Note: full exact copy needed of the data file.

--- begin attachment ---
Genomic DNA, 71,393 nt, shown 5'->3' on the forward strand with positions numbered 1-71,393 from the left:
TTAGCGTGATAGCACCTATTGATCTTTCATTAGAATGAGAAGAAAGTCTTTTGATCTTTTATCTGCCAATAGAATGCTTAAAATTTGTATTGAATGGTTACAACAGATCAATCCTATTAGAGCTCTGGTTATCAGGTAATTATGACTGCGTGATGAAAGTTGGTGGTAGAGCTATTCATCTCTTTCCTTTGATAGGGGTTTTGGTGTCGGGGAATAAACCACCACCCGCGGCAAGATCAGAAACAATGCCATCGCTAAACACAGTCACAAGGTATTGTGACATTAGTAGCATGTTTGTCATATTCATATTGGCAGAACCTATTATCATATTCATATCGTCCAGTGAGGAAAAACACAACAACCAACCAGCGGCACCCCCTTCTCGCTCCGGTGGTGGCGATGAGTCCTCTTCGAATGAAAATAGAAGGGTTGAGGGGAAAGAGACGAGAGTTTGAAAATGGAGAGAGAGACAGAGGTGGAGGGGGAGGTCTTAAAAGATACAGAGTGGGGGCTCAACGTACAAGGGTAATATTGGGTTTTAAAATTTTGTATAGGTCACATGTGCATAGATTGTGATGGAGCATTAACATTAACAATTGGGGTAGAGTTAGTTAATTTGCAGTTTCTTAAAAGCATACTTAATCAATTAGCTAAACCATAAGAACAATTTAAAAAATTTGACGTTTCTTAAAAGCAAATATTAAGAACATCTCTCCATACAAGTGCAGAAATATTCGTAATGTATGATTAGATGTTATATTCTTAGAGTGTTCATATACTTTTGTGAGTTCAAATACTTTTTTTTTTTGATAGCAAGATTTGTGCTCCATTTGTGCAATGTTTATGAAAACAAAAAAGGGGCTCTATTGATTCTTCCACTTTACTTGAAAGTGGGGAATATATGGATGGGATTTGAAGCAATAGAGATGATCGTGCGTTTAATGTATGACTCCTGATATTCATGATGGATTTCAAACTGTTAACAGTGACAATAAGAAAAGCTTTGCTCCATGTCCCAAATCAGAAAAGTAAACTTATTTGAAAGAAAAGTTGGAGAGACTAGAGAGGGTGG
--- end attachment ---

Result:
Genomic DNA, 71,393 nt, shown 5'->3' on the forward strand with positions numbered 1-71,393 from the left:
TTAGCGTGATAGCACCTATTGATCTTTCATTAGAATGAGAAGAAAGTCTTTTGATCTTTTATCTGCCAATAGAATGCTTAAAATTTGTATTGAATGGTTACAACAGATCAATCCTATTAGAGCTCTGGTTATCAGGTAATTATGACTGCGTGATGAAAGTTGGTGGTAGAGCTATTCATCTCTTTCCTTTGATAGGGGTTTTGGTGTCGGGGAATAAACCACCACCCGCGGCAAGATCAGAAACAATGCCATCGCTAAACACAGTCACAAGGTATTGTGACATTAGTAGCATGTTTGTCATATTCATATTGGCAGAACCTATTATCATATTCATATCGTCCAGTGAGGAAAAACACAACAACCAACCAGCGGCACCCCCTTCTCGCTCCGGTGGTGGCGATGAGTCCTCTTCGAATGAAAATAGAAGGGTTGAGGGGAAAGAGACGAGAGTTTGAAAATGGAGAGAGAGACAGAGGTGGAGGGGGAGGTCTTAAAAGATACAGAGTGGGGGCTCAACGTACAAGGGTAATATTGGGTTTTAAAATTTTGTATAGGTCACATGTGCATAGATTGTGATGGAGCATTAACATTAACAATTGGGGTAGAGTTAGTTAATTTGCAGTTTCTTAAAAGCATACTTAATCAATTAGCTAAACCATAAGAACAATTTAAAAAATTTGACGTTTCTTAAAAGCAAATATTAAGAACATCTCTCCATACAAGTGCAGAAATATTCGTAATGTATGATTAGATGTTATATTCTTAGAGTGTTCATATACTTTTGTGAGTTCAAATACTTTTTTTTTTTGATAGCAAGATTTGTGCTCCATTTGTGCAATGTTTATGAAAACAAAAAAGGGGCTCTATTGATTCTTCCACTTTACTTGAAAGTGGGGAATATATGGATGGGATTTGAAGCAATAGAGATGATCGTGCGTTTAATGTATGACTCCTGATATTCATGATGGATTTCAAACTGTTAACAGTGACAATAAGAAAAGCTTTGCTCCATGTCCCAAATCAGAAAAGTAAACTTATTTGAAAGAAAAGTTGGAGAGACTAGAGAGGGTGG